Getting adequate amount of vitamin D prevents harmful inflammation

ADELAIDE, Australia — Are your inflammation markers usually high when it comes to your routine blood work? New research out of Australia finds you may want to spend more time in the sun and soak in more vitamin D.

A little bit of inflammation is integral to the human body’s natural healing process. Chronic inflammation, however, can actually have the opposite effect. Constantly high levels increase one’s risk of various serious diseases including but not limited to Type 2 diabetes, heart disease, and various autoimmune conditions. Now, a study by scientists at the University of South Australia reports a direct link between low levels of vitamin D and high levels of inflammation.

This is the world’s first ever genetic research project to focus on this topic. Study authors believe their work establishes an invaluable biomarker for identifying individuals at a higher risk of developing chronic illnesses with an inflammatory component.

The research team used Mendelian randomization on the genetic data of 294 ,970 participants enrolled in the UK Biobank project. That analysis revealed a clear association between vitamin D and C-reactive protein levels, considered an indicator of inflammation.

All in all, study authors conclude that getting more vitamin D among people with a deficiency may reduce chronic inflammation.

More vitamin D for less C-reactive protein

“Inflammation is your body’s way of protecting your tissues if you’ve been injured or have an infection,” lead researcher Dr. Ang Zhou says in a press release. “High levels of C-reactive protein are generated by the liver in response to inflammation, so when your body is experiencing chronic inflammation, it also shows higher levels of C-reactive protein.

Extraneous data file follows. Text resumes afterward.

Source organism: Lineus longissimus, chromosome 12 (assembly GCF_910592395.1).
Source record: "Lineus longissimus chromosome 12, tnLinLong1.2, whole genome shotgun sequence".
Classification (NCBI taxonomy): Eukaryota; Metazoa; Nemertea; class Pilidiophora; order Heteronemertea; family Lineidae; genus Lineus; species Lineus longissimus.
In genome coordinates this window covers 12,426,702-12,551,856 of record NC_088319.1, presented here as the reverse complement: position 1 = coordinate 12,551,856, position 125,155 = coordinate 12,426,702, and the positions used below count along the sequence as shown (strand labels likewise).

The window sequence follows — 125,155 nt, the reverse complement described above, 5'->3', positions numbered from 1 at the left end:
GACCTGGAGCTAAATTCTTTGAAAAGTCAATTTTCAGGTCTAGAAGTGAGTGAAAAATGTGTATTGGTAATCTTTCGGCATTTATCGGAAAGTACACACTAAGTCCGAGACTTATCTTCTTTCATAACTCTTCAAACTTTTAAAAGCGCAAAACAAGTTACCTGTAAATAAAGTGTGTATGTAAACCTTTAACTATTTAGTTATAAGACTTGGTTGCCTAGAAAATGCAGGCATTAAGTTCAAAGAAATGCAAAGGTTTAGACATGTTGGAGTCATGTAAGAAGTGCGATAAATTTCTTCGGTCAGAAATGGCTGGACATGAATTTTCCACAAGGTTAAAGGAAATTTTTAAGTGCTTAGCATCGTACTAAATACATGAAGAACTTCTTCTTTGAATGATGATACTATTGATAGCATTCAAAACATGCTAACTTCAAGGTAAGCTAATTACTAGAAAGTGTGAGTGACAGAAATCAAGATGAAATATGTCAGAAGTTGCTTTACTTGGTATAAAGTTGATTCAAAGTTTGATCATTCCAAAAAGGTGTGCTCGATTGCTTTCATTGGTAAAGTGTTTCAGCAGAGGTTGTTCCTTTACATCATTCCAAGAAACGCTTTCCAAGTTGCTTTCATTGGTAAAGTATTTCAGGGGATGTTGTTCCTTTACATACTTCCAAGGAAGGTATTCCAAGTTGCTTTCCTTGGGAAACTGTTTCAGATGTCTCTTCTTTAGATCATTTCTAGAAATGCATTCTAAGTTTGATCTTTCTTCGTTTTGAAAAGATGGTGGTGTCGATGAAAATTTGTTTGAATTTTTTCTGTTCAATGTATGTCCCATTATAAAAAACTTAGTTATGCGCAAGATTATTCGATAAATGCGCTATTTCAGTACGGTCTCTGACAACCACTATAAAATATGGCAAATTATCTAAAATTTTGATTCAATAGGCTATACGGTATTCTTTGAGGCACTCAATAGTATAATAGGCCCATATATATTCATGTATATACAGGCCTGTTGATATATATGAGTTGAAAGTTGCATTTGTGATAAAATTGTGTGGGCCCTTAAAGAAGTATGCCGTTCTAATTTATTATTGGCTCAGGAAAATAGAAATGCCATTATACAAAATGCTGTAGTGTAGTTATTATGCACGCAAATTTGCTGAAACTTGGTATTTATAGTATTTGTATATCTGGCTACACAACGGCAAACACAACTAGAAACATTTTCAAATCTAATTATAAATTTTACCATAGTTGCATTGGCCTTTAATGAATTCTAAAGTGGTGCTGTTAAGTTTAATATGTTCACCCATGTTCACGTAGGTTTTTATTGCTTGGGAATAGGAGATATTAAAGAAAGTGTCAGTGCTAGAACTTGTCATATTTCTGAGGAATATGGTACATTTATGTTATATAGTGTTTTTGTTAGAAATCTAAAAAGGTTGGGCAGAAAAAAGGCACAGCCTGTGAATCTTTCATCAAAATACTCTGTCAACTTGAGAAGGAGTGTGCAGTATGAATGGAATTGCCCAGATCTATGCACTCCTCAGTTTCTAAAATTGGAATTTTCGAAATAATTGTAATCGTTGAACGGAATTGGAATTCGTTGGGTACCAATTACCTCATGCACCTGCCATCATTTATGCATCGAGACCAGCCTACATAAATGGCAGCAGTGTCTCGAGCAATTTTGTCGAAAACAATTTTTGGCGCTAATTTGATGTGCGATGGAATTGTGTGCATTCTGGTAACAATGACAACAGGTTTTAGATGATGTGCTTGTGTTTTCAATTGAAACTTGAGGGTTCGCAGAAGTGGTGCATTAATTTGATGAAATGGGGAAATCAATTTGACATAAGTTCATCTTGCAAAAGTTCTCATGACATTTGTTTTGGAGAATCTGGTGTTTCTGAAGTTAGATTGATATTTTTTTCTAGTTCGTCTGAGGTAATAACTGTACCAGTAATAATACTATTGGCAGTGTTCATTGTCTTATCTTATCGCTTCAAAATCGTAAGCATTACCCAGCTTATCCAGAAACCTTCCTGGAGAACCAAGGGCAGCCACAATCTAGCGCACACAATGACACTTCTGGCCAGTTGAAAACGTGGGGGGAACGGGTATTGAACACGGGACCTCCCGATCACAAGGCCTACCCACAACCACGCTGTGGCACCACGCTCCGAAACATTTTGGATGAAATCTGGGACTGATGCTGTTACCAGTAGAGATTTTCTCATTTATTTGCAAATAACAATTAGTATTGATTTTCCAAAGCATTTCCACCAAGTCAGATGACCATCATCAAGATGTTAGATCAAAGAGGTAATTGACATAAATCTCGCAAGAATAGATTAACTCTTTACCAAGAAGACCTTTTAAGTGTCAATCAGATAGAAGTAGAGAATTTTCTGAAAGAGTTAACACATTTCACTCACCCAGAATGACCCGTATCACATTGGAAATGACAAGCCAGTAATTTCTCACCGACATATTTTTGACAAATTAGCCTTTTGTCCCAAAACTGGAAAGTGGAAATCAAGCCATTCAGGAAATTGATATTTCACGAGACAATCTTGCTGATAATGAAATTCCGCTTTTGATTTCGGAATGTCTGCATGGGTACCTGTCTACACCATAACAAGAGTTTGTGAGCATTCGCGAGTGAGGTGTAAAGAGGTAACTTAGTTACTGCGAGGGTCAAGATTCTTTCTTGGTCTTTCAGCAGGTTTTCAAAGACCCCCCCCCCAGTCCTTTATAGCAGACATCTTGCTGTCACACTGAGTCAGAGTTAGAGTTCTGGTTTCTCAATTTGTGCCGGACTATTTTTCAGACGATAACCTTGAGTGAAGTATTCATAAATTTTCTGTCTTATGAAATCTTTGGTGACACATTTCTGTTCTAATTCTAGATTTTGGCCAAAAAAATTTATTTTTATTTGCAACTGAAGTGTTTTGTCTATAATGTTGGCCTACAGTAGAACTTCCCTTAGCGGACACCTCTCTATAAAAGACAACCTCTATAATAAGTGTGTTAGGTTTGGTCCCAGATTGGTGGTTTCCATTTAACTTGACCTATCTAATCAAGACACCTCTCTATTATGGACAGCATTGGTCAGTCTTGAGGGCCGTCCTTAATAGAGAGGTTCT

“This study examined vitamin D and C-reactive proteins and found a one-way relationship between low levels of vitamin D and high levels of C-reactive protein, expressed as inflammation,” he adds. “Boosting vitamin D in people with deficiencies may reduce chronic inflammation, helping them avoid a number of related diseases.”

It’s also worth mentioning that this project indicates adequate vitamin D concentrations may help mitigate complications linked to obesity. Healthy levels also lower one’s risk or severity of chronic illnesses with an inflammatory component (CVDs, diabetes, autoimmune diseases).

Professor Elina Hyppönen, senior investigator and Director of UniSA’s Australian Centre for Precision Health, adds that this works provides at least a partial explanation for some of the contradictions in reported associations with vitamin D.

“We have repeatedly seen evidence for health benefits for increasing vitamin D concentrations in individuals with very low levels, while for others, there appears to be little to no benefit.” Prof. Hyppönen concludes. “These findings highlight the importance of avoiding clinical vitamin D deficiency, and provide further evidence for the wide-ranging effects of hormonal vitamin D.”

The study is published in the International Journal of Epidemiology. 

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John Anderer

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